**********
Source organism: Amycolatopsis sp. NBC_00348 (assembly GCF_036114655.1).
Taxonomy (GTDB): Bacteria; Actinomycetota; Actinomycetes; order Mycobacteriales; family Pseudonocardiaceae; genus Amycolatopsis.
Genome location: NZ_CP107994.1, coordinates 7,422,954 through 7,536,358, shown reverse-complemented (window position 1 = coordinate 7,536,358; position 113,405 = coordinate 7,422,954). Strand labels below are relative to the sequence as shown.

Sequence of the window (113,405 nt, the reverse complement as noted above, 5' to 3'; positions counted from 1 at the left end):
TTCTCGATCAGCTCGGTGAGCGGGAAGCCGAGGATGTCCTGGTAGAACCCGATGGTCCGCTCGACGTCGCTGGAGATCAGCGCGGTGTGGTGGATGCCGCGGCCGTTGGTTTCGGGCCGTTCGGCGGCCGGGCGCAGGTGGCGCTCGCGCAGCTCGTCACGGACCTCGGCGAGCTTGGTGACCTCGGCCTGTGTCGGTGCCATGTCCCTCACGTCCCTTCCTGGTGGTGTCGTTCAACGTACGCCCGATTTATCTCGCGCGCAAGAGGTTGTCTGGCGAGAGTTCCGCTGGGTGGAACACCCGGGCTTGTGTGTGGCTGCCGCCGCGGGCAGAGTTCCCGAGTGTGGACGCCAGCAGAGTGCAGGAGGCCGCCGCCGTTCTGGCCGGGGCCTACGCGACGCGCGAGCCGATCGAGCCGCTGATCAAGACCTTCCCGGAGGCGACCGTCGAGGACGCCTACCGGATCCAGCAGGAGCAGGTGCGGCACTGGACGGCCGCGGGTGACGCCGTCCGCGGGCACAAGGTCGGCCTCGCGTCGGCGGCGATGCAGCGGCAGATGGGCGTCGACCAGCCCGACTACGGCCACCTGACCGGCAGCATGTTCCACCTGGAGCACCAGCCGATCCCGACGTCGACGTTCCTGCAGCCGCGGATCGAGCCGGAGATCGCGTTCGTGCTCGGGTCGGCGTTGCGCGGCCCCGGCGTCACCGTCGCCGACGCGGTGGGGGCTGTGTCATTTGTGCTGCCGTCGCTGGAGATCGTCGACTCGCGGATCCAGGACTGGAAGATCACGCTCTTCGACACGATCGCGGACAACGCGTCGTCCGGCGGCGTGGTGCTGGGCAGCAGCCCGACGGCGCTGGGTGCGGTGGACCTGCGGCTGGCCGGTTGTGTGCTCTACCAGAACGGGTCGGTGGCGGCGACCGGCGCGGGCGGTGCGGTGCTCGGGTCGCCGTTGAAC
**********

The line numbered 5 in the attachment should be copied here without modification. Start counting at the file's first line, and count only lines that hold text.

TTCTCGATCAGCTCGGTGAGCGGGAAGCCGAGGATGTCCTGGTAGAACCCGATGGTCCGCTCGACGTCGCTGGAGATCAGCGCGGTGTGGTGGATGCCGCGGCCGTTGGTTTCGGGCCGTTCGGCGGCCGGGCGCAGGTGGCGCTCGCGCAGCTCGTCACGGACCTCGGCGAGCTTGGTGACCTCGGCCTGTGTCGGTGCCATGTCCCTCACGTCCCTTCCTGGTGGTGTCGTTCAACGTACGCCCGATTTATCTCGCGCGCAAGAGGTTGTCTGGCGAGAGTTCCGCTGGGTGGAACACCCGGGCTTGTGTGTGGCTGCCGCCGCGGGCAGAGTTCCCGAGTGTGGACGCCAGCAGAGTGCAGGAGGCCGCCGCCGTTCTGGCCGGGGCCTACGCGACGCGCGAGCCGATCGAGCCGCTGATCAAGACCTTCCCGGAGGCGACCGTCGAGGACGCCTACCGGATCCAGCAGGAGCAGGTGCGGCACTGGACGGCCGCGGGTGACGCCGTCCGCGGGCACAAGGTCGGCCTCGCGTCGGCGGCGATGCAGCGGCAGATGGGCGTCGACCAGCCCGACTACGGCCACCTGACCGGCAGCATGTTCCACCTGGAGCACCAGCCGATCCCGACGTCGACGTTCCTGCAGCCGCGGATCGAGCCGGAGATCGCGTTCGTGCTCGGGTCGGCGTTGCGCGGCCCCGGCGTCACCGTCGCCGACGCGGTGGGGGCTGTGTCATTTGTGCTGCCGTCGCTGGAGATCGTCGACTCGCGGATCCAGGACTGGAAGATCACGCTCTTCGACACGATCGCGGACAACGCGTCGTCCGGCGGCGTGGTGCTGGGCAGCAGCCCGACGGCGCTGGGTGCGGTGGACCTGCGGCTGGCCGGTTGTGTGCTCTACCAGAACGGGTCGGTGGCGGCGACCGGCGCGGGCGGTGCGGTGCTCGGGTCGCCGTTGAAC